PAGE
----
Committee takes breaking NC school districts up off the table - | WBTV Charlotte

Committee takes breaking NC school districts up off the table

Dr. Clayton Wilcox (Dedrick Russell | WBTV) Dr. Clayton Wilcox (Dedrick Russell | WBTV)
RALEIGH, NC (WBTV) -

State lawmakers met Wednesday in Raleigh to continue their work determining if size matters when it comes to student achievement of school districts in the state.

A committee was formed to carry our House Bill 704, which states the committee will study if breaking up local school districts makes sense and if legislation should be recommended. So far, the committee has met four times.

Representative Bill Brawley repeated after the meeting that the committee will not recommend legislation to break up school districts.

"We realized that this committee would not have the sufficient time nor resources to really answer the question of how you would break up districts," Brawley said.

One committee member questions that decision.

"That was not the committee's decision," Senator Joyce Waddell said, adding, "and I have not missed a meeting."

Brawley said it was the chairman's choice not to present legislation this time. Waddell wonders if the committee fulfilled its mission since that idea was taken off the table. The legislator was surprised to see Wednesday's agenda, which consisted of school districts talking about innovative things they are doing.

There was also a report about Charter schools and Charlotte-Mecklenburg School (CMS) Superintendent Dr. Clayton Wilcox making a presentation about the highs and lows of the Project Lift program. Waddell says information is good but that she didn't see the connection between what was discussed and the purpose of the committee.

"I think we could have better utilized our time focusing on our objective," Waddell said.

Brawley claims Wednesday's meeting was meaningful and served the purpose.

"We're following 'how do you better educate students,'" Brawley said.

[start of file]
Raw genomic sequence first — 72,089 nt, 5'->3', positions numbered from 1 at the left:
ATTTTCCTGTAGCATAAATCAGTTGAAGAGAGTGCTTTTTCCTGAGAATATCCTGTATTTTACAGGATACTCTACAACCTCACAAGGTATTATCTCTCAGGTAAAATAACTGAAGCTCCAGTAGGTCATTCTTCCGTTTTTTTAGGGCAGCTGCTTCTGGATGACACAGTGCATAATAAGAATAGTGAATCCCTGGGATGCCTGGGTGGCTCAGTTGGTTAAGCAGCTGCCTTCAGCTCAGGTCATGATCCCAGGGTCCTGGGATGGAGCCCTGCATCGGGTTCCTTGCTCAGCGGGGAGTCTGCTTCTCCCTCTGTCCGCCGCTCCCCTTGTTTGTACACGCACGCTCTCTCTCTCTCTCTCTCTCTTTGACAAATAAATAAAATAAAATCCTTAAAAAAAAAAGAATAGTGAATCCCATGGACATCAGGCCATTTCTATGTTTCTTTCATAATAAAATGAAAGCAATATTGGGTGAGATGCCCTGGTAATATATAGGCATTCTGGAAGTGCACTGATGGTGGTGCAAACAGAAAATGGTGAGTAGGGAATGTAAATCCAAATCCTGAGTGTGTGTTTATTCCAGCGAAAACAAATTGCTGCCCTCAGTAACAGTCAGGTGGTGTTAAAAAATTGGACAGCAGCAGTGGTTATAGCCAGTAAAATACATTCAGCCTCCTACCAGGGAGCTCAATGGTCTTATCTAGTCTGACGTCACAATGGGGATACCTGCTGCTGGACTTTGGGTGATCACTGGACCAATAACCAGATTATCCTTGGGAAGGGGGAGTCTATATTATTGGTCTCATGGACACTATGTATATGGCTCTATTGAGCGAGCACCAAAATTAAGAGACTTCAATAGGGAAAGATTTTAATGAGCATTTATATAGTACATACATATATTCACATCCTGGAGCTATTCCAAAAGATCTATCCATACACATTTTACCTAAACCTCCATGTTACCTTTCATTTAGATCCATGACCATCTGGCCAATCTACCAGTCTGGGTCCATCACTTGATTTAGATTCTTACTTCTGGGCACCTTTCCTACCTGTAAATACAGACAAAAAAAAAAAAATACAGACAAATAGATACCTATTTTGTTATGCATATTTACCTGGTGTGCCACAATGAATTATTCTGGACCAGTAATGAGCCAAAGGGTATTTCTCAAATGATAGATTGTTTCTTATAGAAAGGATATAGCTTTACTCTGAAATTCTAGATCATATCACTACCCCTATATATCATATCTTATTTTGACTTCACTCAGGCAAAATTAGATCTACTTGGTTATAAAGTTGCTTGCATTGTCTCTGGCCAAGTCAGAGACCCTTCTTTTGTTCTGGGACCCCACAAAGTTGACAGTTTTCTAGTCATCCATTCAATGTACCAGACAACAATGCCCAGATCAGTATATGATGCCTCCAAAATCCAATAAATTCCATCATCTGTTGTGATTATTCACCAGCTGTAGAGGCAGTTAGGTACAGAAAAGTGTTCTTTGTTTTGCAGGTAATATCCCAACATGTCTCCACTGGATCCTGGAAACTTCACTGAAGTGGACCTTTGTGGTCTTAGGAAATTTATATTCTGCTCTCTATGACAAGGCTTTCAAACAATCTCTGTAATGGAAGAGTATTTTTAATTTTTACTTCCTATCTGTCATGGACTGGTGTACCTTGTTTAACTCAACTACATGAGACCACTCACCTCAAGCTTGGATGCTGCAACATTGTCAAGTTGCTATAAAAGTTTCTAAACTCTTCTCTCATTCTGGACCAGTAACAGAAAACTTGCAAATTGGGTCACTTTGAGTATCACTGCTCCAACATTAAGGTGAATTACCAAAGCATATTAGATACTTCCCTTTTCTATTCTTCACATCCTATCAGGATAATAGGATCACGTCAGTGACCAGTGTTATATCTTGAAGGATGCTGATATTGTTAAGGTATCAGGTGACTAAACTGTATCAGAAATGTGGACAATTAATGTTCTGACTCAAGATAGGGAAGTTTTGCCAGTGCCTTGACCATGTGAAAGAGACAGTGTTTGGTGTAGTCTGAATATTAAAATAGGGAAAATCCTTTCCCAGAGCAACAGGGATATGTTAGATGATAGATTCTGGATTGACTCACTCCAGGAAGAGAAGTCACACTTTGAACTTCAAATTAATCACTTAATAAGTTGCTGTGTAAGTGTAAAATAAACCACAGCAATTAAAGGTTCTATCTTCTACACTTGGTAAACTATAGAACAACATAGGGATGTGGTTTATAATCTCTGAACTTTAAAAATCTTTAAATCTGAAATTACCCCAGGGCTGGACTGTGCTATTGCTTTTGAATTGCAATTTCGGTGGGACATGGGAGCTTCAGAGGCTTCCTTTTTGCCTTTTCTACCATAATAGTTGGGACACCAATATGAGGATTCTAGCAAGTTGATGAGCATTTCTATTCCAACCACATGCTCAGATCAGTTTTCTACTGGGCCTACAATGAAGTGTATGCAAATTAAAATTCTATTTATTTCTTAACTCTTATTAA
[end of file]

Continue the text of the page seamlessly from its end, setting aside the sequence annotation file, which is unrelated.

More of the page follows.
Wilcox says he wanted to talk about breaking up school districts and if the size of a school district matters. He was told to just talk about the CMS program that focuses on the ten challenging schools that make up Project Lift. At the end of Wilcox's presentation, he did mention that student achievement doesn't depend on how large or small a school district is.

"The enemy is not size," Wilcox said. "The enemy is imagination and innovation."

Since legislation will not be presented to break up North Carolina schools at this time, there is still no word about legislation currently on the table for Matthews and Mint Hill to form their own charter school district and break away from CMS. Brawley, who represents that area, didn't say if the presentation on Sugar Creek Charter School made Wednesday is a way to convince lawmakers to push that legislation through.

Wilcox thinks splitting up is a bad idea.

"The kids in Matthews and Mint Hill get great educational opportunities because they are attached to CMS," Wilcox said. "And I think by breaking off or splintering the district, kids won't get the same kinds of options."

The committee is scheduled to present a full report to the General Assembly about its findings by May 1. The committee meets again on April 11.

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